Insurance Industry Information Online

By Ojala, Marydee | Online, January 1990 | Go to article overview
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Insurance Industry Information Online

Ojala, Marydee, Online

Insurance Industry Information Online

Should anyone ask me to name America's most schizophrenic industry, I would have to nominate the insurance industry. Consider the slogans from some major insurance companies: the "good hands" of Allstate; under the "Traveler's umbrella"; Mutual of Omaha with "people you can count on". These slogans portray the insurance industry as warm and fuzzy.

Insurance advertisements, on the other hand, often employ scare techniques. How will you pay the hospital bills after a serious accident? Who will take care of the nursing home payments for you or your elderly relative? Your life savings will be wiped out unless you buy health insurance/Medigap insurance/nursing home insurance/home health insurance, ad infinitum.

Confronted with these opposing views of the industry, the general public has reacted with hostility. The press has not been kind to the insurance industry, perhaps as a recognition of its internal schizophrenia. Business Week, in a front-page article (August 21, 1989), says the industry is "under siege." Even the insurance trade publication, National Underwriter, in an article also dated August 21st, bemoans the "long slide" of the industry's image. California's Proposition 103 revealed voters' deep-seated antagonism toward the insurance industry. As political issues, no-fault insurance and government-funded insurance have generated enormous interest.

For online searchers, this means that information on insurance can be found in both niche insurance files such as INSURANCE PERIODICALS INDEX, in related industry niche databases such as FINIS, in general business databases such as ABI/INFORM, in newsletter databases such as the IN category in NewsNet, in legal databases such as INSURLAW, in marketing and advertising databases, in general circulation newspapers, in popular magazines, and in political journals. And if you're thinking of purchasing insurance, don't overlook the CONSUMER REPORTS database.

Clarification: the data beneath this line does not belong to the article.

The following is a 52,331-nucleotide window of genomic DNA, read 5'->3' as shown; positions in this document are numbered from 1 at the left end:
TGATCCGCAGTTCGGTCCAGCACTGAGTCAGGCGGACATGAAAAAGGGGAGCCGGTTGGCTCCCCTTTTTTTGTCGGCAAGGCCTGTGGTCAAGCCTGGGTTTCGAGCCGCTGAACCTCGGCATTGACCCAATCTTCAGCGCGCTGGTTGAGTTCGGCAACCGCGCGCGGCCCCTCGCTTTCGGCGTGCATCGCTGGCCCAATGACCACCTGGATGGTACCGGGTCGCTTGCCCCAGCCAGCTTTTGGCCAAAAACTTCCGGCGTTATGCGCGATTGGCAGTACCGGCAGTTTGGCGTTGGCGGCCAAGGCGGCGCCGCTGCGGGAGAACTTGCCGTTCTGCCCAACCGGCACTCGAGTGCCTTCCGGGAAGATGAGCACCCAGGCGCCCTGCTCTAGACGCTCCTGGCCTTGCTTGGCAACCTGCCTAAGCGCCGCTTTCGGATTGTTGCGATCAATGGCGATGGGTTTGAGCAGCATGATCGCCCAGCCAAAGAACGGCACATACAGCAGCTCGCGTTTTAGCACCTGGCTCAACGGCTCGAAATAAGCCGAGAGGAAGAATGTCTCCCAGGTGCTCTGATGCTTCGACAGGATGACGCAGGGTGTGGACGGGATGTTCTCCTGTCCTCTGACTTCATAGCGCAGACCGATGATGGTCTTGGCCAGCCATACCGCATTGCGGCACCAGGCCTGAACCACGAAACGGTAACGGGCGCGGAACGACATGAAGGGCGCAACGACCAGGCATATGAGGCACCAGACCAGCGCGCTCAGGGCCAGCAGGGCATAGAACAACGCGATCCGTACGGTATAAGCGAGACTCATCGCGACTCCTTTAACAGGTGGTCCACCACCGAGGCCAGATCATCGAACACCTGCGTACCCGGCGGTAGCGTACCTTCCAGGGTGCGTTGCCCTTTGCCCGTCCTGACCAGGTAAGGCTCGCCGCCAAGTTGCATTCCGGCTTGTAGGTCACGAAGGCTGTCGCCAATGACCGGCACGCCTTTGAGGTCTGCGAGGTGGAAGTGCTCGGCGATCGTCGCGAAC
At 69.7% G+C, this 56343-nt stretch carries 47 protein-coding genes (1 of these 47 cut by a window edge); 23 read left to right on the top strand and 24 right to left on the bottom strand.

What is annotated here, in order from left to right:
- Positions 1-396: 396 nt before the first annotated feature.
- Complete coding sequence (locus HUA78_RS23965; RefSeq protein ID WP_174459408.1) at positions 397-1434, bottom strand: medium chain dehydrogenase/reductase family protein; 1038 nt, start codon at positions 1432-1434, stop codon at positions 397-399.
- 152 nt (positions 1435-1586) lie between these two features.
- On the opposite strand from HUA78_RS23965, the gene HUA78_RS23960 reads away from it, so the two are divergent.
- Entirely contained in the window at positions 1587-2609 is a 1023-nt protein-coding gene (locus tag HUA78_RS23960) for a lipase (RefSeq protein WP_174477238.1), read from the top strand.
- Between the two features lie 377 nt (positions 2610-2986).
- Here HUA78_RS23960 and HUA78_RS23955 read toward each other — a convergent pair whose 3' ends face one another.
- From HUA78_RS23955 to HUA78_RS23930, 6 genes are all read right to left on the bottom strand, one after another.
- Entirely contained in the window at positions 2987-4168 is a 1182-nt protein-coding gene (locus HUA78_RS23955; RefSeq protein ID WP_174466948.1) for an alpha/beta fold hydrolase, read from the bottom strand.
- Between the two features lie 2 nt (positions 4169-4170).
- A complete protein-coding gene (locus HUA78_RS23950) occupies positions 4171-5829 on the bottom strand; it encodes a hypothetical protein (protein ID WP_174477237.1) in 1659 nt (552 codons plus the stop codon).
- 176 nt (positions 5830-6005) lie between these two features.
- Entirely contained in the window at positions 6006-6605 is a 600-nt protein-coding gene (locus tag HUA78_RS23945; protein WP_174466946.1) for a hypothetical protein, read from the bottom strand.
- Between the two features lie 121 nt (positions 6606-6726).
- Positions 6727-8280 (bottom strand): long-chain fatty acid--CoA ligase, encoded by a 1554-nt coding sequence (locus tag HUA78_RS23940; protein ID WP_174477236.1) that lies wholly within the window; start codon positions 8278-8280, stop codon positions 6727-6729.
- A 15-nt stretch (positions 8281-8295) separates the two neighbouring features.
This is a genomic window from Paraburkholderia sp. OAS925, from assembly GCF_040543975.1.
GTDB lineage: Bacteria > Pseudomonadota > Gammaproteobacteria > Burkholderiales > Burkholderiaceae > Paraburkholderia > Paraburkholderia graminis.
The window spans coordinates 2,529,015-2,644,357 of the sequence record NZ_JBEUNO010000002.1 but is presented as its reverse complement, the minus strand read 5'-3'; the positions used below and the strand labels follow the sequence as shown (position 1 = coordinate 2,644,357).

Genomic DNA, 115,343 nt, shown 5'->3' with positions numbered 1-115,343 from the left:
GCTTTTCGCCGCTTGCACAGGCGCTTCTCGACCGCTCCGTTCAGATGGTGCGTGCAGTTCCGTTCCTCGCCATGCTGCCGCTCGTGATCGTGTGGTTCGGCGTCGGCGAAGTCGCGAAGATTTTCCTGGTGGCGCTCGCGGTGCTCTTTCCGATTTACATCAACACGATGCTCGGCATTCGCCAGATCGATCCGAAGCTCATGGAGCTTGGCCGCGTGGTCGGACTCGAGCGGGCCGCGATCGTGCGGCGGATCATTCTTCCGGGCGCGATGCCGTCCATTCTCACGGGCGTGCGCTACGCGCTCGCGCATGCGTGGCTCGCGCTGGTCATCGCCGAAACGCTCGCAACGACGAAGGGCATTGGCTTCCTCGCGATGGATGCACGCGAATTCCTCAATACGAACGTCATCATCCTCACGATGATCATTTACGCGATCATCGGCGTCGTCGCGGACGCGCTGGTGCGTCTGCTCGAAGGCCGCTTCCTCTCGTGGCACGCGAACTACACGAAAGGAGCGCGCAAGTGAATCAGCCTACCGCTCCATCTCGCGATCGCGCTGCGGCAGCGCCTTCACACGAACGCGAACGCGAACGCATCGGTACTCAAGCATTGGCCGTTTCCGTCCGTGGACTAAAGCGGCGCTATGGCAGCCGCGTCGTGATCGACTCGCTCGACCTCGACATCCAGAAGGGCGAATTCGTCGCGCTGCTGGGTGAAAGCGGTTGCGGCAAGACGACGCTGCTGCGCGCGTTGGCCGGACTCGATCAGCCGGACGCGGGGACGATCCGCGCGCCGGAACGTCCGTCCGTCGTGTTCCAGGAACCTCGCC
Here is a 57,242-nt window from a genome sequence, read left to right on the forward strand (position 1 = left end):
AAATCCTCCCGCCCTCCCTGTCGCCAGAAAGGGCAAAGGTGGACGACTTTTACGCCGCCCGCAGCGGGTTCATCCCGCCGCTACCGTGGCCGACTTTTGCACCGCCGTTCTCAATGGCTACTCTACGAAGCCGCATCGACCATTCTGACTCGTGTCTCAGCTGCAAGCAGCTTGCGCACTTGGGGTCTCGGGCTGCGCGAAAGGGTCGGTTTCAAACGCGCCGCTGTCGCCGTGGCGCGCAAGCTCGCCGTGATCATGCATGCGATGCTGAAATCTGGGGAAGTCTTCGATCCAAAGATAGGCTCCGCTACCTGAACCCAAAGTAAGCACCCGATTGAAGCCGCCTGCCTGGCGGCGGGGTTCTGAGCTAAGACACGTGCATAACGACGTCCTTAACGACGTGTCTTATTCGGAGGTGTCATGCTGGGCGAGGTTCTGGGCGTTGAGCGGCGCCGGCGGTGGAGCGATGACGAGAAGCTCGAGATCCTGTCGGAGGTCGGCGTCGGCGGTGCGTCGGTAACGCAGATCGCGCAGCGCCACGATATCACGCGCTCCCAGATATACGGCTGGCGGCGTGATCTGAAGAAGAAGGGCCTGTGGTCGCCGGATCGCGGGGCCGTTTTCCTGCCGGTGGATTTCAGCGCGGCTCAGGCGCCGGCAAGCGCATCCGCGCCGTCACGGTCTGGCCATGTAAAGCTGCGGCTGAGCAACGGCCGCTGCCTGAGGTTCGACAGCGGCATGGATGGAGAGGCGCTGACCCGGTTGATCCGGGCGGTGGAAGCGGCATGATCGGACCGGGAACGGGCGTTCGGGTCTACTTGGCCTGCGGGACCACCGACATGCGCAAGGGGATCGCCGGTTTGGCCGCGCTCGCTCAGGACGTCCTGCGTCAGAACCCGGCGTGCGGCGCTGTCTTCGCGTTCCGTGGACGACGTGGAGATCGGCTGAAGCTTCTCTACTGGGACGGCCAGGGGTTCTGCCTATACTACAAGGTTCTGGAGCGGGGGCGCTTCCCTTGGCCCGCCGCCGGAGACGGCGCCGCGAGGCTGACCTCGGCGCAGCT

The types of available insurance are staggering. To some extent you can categorize insurance as being consumer-oriented or business-oriented. In the former category would be life insurance, health insurance, automobile insurance, and homeowners insurance.

Businesses are interested in life and health insurance in terms of employee benefits. They are interested in automobile and property insurance for the automobiles and property they own. But businesses are also interested in product liability insurance, business interruption insurance, directors and officers insurance, cargo insurance, and a host of others. At issue also is whether to have self-funded insurance through a captive insurance company or go with an established insurance company. Questions regarding the financial worth of an insurance company arise in mergers and acquisitions circles.

Certain industries have specific insurance concerns. Banking, for example, worries about deposit insurance. The entertainment industry takes out policies on its movies and their stars. Agribusiness cultivates crop insurance, hoping the weather will not make necessary drought or flood insurance payments. The health industry bemoans the cost of malpractice insurance. Even information brokers and librarians ponder the wisdom of acquiring errors and omissions insurance. Some types of insurance are subsets of others. For free-text searching, you will need to use the exact types of insurance about which you want information. You will need to know, for instance, that term insurance is a type of life insurance and that earthquake insurance (and the broader term hazard insurance) is part of a homeowners policy.

The industry generally divides itself into life/health insurance and property/casualty insurance. In fact, two of the leading journals publish different editions. There is Best's Review-Life/Health and Best's Review-Property/Casualty.

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